A question I wish people asked themselves is: ‘If the only time I go out to my yard is to mow, do I really need this area as lawn?’
Americans love their lawns. And, there’s no doubt about it, lawns make a fantastic place to picnic and recreate. A tidy lawn represents social status, obligation to neighbors, and even patriotism. A weedy lawn, on the other hand, is a symbol of laziness, a social faux pas, and sometimes even considered rude.
But, let’s reconsider lawns for a minute. We water and fertilize lawns so they will grow only to complain about having to mow our lawns. And what do we do with the cut grass? Bale it and sell it? Eat it? No. At best, clippings are left on the lawn so they can act as a fertilizer. At worst, the clippings are bagged and thrown away, not even allowing those nutrients to be composted or go back into the soil.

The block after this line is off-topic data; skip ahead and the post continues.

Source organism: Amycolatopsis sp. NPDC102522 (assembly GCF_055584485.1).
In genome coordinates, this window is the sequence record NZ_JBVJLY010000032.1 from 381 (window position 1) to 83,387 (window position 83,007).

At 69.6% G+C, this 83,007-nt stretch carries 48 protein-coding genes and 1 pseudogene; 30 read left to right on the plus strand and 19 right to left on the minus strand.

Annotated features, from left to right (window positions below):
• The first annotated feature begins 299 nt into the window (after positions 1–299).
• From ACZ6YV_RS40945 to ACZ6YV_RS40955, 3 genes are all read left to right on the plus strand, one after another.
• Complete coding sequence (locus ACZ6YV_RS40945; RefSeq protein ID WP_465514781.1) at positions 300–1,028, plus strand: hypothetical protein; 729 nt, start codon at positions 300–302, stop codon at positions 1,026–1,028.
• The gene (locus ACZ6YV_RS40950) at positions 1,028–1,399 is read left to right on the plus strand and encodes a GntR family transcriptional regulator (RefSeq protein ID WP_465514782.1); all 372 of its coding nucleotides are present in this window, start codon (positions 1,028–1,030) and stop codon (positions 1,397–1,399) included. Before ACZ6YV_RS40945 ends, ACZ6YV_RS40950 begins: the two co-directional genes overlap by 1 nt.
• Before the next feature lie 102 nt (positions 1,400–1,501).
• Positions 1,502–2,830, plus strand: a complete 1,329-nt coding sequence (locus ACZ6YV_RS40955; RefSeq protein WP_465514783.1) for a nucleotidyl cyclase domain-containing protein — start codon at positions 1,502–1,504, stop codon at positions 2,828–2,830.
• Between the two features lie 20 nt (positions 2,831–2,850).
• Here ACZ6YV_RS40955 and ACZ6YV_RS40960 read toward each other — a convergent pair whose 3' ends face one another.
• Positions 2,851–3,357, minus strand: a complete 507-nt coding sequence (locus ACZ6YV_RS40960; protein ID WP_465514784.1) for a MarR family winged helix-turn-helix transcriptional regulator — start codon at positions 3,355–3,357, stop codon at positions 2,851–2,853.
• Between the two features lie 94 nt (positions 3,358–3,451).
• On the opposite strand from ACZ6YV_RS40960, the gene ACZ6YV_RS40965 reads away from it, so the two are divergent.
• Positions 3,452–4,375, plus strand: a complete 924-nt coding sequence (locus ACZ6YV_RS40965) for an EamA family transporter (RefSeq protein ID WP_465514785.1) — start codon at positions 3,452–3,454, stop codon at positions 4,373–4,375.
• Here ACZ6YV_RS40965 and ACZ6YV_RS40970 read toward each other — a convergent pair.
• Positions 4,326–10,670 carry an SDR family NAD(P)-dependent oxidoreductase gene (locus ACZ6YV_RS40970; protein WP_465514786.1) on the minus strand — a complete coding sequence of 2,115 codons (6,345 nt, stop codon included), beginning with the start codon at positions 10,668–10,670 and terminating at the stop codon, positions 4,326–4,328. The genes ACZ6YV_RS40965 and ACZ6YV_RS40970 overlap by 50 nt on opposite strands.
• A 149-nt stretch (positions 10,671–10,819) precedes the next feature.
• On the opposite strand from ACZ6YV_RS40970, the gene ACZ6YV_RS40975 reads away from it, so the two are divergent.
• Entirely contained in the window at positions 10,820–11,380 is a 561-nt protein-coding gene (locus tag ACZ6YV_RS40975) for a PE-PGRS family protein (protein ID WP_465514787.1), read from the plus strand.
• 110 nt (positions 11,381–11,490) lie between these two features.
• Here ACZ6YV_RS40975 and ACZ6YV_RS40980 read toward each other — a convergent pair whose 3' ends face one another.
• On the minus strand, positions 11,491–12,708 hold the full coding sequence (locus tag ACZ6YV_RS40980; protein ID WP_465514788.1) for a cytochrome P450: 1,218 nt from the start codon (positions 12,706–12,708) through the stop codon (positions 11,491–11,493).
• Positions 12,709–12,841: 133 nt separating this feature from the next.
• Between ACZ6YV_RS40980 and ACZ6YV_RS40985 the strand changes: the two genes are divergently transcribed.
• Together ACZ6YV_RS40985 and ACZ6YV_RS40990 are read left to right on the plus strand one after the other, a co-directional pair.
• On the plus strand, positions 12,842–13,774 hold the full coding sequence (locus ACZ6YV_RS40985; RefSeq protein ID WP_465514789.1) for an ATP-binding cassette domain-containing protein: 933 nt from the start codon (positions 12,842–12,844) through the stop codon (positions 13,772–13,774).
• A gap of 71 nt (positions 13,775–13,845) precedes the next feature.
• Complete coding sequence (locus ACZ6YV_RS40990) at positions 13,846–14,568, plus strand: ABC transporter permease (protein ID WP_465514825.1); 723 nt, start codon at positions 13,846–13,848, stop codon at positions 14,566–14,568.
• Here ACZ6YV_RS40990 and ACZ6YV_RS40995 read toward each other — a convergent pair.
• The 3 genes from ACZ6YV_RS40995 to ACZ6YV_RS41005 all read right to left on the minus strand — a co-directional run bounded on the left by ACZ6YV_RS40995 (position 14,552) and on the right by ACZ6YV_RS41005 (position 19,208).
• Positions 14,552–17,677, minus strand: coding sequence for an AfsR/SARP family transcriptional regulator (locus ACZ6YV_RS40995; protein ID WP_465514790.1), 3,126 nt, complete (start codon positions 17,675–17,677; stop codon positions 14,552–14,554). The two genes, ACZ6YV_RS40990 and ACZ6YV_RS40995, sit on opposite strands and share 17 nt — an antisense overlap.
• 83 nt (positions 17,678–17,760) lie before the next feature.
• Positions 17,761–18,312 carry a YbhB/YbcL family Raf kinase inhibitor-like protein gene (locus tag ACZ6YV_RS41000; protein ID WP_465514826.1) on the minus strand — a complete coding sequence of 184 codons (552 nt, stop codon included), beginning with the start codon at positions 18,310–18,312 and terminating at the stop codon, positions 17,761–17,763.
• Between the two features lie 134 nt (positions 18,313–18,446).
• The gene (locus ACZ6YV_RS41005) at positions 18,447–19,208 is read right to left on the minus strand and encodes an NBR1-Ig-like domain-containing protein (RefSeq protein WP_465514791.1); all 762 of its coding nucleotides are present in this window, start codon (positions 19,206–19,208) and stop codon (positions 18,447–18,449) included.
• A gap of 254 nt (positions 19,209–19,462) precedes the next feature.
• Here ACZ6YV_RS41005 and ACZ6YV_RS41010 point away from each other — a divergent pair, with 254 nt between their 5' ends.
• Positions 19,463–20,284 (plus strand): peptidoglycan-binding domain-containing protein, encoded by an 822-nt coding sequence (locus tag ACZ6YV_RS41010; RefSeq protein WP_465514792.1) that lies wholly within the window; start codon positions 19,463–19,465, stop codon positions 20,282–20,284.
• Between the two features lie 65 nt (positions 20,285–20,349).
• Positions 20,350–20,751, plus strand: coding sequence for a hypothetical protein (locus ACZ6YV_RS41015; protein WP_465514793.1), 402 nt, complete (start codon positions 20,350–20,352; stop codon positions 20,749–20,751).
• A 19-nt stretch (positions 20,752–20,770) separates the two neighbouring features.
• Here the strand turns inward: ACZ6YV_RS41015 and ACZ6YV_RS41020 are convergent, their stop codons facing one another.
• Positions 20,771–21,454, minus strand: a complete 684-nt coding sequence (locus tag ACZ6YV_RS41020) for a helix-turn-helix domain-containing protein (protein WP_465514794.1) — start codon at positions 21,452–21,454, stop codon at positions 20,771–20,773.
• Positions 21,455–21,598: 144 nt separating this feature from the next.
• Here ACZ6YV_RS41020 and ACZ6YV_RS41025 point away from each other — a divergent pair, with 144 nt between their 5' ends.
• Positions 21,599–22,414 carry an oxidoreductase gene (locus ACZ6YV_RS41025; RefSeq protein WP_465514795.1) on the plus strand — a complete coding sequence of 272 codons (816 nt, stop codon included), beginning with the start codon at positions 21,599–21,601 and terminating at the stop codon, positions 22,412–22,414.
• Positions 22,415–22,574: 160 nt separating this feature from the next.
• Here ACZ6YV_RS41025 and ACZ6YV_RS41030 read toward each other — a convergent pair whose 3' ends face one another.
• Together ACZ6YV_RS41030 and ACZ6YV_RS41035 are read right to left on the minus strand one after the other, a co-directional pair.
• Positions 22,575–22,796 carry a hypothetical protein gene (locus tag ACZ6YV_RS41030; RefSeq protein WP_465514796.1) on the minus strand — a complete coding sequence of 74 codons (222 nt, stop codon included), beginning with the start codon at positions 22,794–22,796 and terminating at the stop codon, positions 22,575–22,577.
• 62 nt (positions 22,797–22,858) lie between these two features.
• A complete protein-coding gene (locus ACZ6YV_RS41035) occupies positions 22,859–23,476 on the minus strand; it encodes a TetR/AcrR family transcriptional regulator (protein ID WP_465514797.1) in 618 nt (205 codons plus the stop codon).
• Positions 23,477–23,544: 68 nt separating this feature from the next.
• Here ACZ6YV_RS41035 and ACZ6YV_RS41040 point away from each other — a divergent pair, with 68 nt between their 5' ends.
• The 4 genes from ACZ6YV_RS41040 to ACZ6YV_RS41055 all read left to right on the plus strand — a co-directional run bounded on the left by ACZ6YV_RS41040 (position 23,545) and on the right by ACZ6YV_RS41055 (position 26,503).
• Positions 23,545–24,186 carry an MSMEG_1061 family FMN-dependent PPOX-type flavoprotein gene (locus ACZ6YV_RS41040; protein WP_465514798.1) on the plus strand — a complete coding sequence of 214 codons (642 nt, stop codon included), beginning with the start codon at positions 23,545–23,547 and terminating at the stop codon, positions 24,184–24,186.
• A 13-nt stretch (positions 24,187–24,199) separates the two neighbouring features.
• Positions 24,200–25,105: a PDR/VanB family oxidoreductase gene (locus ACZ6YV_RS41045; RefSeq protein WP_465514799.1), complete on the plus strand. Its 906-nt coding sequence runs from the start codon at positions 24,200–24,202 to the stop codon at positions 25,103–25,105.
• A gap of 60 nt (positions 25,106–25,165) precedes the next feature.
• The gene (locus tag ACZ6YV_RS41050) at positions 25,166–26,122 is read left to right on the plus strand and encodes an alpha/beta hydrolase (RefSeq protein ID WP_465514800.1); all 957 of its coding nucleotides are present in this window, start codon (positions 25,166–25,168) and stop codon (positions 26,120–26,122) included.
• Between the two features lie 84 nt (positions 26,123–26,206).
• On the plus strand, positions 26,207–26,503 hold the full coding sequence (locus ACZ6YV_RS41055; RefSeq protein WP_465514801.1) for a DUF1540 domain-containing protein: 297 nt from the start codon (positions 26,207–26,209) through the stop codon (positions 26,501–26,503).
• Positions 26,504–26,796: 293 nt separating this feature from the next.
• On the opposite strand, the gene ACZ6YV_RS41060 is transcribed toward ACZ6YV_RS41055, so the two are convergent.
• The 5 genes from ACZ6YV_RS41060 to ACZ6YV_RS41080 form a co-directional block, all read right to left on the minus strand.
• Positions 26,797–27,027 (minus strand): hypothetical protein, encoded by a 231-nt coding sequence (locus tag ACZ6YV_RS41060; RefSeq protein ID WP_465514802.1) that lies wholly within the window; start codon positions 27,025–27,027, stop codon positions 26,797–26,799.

It’s that time of year again when a person starts wondering if green blades of grass will ever reappear. In considering lawns, a manicured lawn may either invoke a smile or scorn. For some, lawn care is a hobby and a source of pride with perfected mowing patterns as beautiful as a patchwork quilt. Others might sneer at this same green lawn for being a burden, boring or even for consuming excessive amounts of water, fertilizers, weed killers and fuel for powering mowers and leaf blowers. Fine-fescues to the rescue! Learn how these grasses are mending fences and giving everyone what they want...
Why are small airplanes still using leaded gas? Lead is dispersed throughout the environment into our soils and water. There is no safe amount of lead-especially for children…